He acquired large estates, which he stocked with cattle, horses and sheep, of all of which he so improved the breeds that his stock attained the reputation of being far superior to any other in the island, and he gained many medals awarded by Government as well for cattle, horses and sheep, as for agriculture. He, moreover, did a good deal towards instructing the natives in good husbandry, which was before in a very primitive state. In short, Mr. Piercy’s hand was pre-eminently visible in all improvements, and he was universally looked upon as a public benefactor, throughout the period of his connection with Sardinia, which extended over twenty-five years.

During Mr. Piercy’s residence in Italy, he was an intimate friend of Garibaldi, who paid him frequent visits in Sardinia; and one of Garibaldi’s sons was for some time one of his pupils.

In addition to the Sardinian railways, Mr. Piercy was employed upon other public works in Italy, notably a project for the canalization of the Tiber; he also prepared the plans for the Acqua Marcia, the great company by which Rome is now supplied with water.

In France, he was the Engineer-in-chief of the Napoleon-Vendee Railway, a line which has been constructed and in operation many years, about 160 miles in length, from Tours, via Bressuire, to Sables d‘Olonne, a well-known port and seaside resort on the Bay of Biscay.

In India, he was the Engineer for the lines, about 90 miles in length, of the Assam Railways and Trading Company, Limited, passing through the tea-plantations in Assam, and connecting Dibrugarh, on the River Brahmaputra, with the coalfields at Makum, in the Naga Hills near the frontier of Burmah, where the company is working extensive collieries. These collieries were opened up under Mr. Piercy’s direction, and he was engaged at the time of his death in taking measures for the working of the valuable petroleum deposits also belonging to the Assam Railways and Trading Company. He also took an active part in projecting an extension of the Assam Railway across the Burmah frontier, through the Naga Hills, south-eastward, to meet the railway now being constructed in Burmah northward from Mandalay; holding a strong opinion that the right way to obtain access to the interior of Burmah, and to pacify that country, was to connect the railway systems of India with the railways in Burmah, utilizing the Assam railways as the middle link.

To revert to the year 1881, when the Sardinian “lines of the second period” were completed; Mr. Piercy then again took up his residence in Great Britain, and purchased an estate, Marchwiel Hall, near Wrexham, with the intention of devoting himself to the resuscitation of the railways in North Wales, of which he had been the engineer before he went to Italy. He took them in hand financially as well as in the capacity of engineer; consolidating and re-arranging their capital accounts, and planning extensions, branches and improvements, so as to develop the valuable mineral resources of the districts through which they passed, and to bring to the lines their fair share of traffic. He found a ready ally in Mr. Henry Robertson, who had, before Mr. Piercy’s departure for Italy, occupied a position antagonistic to the latter’s Welsh railway projects, and the two became cordially associated in the common object of improving the industries of North Wales.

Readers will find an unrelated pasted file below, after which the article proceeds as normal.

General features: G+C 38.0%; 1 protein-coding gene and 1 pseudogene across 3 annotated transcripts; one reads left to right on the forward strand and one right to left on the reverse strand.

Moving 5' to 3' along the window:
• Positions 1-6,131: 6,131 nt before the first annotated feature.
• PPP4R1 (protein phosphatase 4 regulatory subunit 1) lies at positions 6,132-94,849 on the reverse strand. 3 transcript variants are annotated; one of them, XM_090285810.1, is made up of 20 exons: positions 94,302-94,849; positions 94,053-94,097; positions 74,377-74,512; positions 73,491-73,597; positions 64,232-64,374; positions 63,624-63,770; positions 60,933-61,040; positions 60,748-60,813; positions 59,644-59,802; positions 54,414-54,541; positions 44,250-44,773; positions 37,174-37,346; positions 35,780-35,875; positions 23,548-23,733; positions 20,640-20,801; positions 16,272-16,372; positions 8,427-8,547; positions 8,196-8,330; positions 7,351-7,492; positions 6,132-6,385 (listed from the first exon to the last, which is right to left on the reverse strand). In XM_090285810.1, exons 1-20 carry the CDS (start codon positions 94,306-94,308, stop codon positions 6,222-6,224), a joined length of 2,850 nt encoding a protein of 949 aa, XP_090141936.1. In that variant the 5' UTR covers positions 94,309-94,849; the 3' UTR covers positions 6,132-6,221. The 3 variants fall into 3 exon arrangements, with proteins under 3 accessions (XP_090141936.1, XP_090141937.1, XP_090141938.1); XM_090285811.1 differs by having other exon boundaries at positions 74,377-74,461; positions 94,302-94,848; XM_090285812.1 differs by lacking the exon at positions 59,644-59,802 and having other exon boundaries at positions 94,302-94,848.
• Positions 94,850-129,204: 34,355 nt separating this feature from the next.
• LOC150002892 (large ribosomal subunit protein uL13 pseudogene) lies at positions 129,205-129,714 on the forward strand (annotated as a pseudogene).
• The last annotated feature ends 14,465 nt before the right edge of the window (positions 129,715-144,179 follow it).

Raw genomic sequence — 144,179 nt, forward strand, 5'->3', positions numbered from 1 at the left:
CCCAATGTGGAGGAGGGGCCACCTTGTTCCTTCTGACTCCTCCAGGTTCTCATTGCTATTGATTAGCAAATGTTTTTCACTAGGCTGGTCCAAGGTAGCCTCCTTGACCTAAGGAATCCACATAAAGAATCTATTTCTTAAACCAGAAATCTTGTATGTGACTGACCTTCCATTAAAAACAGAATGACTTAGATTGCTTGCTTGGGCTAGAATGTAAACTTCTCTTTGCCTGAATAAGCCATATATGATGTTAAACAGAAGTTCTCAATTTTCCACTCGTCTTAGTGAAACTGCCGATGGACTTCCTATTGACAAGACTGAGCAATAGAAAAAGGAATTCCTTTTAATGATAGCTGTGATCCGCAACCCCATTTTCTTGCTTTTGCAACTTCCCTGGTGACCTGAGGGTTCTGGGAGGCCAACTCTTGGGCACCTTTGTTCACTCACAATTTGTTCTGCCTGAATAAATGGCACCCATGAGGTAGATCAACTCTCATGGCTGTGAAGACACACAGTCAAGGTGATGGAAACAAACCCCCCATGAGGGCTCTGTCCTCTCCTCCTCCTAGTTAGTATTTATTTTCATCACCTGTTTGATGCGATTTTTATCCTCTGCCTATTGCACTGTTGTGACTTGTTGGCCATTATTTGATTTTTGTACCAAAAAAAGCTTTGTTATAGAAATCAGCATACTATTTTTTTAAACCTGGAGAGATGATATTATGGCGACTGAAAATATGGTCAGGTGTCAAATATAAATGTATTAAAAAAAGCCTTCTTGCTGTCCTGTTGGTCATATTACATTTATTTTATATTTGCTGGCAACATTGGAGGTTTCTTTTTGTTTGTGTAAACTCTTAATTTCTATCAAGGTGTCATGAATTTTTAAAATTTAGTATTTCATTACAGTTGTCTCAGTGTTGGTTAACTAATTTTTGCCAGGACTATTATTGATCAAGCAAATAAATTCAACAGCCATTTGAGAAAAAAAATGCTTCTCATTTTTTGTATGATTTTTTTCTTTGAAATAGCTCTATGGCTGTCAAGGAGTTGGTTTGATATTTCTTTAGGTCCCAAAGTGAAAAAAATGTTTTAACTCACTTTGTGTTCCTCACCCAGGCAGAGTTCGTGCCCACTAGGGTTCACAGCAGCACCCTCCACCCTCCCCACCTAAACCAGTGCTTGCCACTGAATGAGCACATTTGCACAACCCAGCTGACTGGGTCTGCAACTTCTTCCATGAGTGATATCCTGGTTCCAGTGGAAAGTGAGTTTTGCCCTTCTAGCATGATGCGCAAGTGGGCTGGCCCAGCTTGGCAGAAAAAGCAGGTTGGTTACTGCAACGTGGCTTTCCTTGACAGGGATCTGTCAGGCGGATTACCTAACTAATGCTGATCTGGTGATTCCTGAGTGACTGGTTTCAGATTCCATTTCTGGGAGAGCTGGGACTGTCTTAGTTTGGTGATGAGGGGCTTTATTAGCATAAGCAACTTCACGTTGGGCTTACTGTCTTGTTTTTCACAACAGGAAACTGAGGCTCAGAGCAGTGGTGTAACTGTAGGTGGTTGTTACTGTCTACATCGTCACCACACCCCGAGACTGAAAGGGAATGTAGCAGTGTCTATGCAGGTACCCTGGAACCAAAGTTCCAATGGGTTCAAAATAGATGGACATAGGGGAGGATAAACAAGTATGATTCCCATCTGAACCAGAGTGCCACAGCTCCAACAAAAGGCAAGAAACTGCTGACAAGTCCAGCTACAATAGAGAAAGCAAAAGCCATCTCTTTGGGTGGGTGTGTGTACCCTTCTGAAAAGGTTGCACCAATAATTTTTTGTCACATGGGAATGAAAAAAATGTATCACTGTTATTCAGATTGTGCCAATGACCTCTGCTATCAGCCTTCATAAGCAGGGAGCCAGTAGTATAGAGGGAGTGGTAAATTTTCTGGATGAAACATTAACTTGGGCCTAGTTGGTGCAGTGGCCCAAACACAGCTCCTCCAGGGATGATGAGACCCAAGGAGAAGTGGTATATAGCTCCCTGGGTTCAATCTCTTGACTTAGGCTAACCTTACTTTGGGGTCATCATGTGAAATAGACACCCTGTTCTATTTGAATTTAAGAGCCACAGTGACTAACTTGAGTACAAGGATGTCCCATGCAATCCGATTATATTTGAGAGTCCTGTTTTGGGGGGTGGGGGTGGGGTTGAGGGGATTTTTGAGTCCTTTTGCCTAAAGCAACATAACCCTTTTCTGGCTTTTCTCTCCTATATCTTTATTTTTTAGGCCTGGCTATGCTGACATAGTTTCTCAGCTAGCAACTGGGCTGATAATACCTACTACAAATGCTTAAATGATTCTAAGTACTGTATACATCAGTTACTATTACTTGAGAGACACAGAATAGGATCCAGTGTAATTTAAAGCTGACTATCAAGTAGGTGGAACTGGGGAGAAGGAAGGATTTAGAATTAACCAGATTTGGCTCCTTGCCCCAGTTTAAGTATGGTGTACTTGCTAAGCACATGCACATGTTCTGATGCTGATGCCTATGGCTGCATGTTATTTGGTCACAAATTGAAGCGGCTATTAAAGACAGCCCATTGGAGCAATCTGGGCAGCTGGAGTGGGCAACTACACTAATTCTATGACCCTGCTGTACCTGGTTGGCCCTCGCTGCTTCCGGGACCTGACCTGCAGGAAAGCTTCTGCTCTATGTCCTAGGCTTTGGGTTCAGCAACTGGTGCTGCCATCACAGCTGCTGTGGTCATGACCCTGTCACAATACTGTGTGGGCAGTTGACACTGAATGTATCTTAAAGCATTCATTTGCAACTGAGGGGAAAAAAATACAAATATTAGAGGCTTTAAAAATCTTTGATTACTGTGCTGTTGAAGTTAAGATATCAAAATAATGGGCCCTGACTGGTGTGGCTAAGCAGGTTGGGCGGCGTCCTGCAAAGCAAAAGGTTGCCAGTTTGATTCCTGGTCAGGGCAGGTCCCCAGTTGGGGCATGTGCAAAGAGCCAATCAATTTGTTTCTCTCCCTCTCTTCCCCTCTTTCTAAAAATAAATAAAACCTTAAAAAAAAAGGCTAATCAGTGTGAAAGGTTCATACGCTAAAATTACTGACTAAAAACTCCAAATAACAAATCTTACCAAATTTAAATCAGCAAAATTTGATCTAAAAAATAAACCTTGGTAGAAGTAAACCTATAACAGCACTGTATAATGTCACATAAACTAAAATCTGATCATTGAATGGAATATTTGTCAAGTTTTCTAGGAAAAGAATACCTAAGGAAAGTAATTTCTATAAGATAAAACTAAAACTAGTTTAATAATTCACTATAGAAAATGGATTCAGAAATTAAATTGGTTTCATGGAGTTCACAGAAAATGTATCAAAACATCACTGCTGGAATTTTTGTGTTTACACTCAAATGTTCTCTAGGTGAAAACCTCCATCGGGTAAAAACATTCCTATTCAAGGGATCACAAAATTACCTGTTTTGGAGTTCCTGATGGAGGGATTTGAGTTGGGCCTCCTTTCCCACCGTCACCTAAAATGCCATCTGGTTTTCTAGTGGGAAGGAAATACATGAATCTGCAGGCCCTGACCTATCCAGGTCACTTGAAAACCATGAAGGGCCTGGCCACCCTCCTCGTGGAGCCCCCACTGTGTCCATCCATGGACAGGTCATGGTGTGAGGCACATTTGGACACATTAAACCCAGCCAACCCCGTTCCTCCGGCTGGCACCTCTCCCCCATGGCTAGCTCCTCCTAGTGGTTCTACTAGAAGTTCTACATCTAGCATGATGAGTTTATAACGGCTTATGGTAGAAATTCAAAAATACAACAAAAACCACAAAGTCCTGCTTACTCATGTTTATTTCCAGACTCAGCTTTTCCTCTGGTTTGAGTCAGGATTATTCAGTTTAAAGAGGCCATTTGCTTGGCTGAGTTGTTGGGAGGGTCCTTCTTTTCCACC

Parliamentary powers were obtained by the Manchester, Sheffield and Lincolnshire Railway Company, for connecting the Wrexham, Mold and Connah’s Quay Railway with Birkenhead, Liverpool and Chester on the north, by a bridge across the Dee at Connah‘s Quay, and powers were obtained for connecting the Wrexham line with the Cambrian Railways on the south, by an extension to Ellesmere, thus completing the North Wales railway system, and providing a new through continuous route, uniting Liverpool, Manchester and the North with all parts of Wales, South as well as North.

Mr. Piercy received many invitations to become a candidate for Parliament, but he determined to bide his time; had he lived he would doubtless have entered the House of Commons. He was a chess player of no mean ability, and a great advocate and patron of all manly games and intellectual pursuits. He laid out at Marchwiel Hall one of the finest cricket grounds in the kingdom; he was ardently fond of the game, and excelled in it.

He was a Justice of the Peace for the County of Denbigh, his assistance in matters of County Government being highly appreciated for its eminently practical and original character.

In private life, Mr. Piercy’s tastes were simple, healthy and intellectual; he was a most agreeable companion, and he was much esteemed by his intimates for his generous and amiable disposition; but his great characteristics were thoroughness, a habit of bestowing regard upon things which those around him would consider trifles, infinite capacity for taking pains, an extraordinary power of premeditation and forethought, thinking things out to the end, and mentally working out the result of even the smallest matter to which he put his hand, coupled with indomitable and unceasing perseverance and persistence in all which he undertook, but, at the same time, modest and unassuming to an unusual degree. Mr. Piercy was elected a Member of the Institution on the 8th of January, 1860. He died on the 24th of March, 1888.


1888 Obituary [3]



See Also

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Sources of Information

  1. 1889 Institution of Civil Engineers: Obituaries
  2. The Engineer 1888/04/06, p283.
  3. Engineering 1888 Jan-Jun: Index: General Index